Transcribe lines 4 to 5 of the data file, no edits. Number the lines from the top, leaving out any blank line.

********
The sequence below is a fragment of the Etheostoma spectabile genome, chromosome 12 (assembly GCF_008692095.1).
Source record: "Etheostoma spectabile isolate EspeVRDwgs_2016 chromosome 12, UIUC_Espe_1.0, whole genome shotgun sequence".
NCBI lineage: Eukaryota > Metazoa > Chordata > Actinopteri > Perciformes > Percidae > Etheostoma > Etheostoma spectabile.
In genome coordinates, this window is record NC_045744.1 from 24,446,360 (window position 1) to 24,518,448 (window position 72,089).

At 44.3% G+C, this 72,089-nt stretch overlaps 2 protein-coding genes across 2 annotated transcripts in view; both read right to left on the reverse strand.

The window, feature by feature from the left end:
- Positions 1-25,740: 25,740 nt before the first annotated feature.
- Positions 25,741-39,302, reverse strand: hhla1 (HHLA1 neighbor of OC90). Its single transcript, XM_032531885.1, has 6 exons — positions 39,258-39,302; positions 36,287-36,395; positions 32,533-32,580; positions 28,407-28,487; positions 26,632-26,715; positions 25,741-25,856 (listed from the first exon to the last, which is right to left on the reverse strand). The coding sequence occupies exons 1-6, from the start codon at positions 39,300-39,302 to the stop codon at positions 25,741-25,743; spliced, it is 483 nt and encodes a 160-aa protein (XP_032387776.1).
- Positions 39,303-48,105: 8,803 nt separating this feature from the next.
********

In genome coordinates, this window is record NC_045744.1 from 24,446,360 (window position 1) to 24,518,448 (window position 72,089).

At 44.3% G+C, this 72,089-nt stretch overlaps 2 protein-coding genes across 2 annotated transcripts in view; both read right to left on the reverse strand.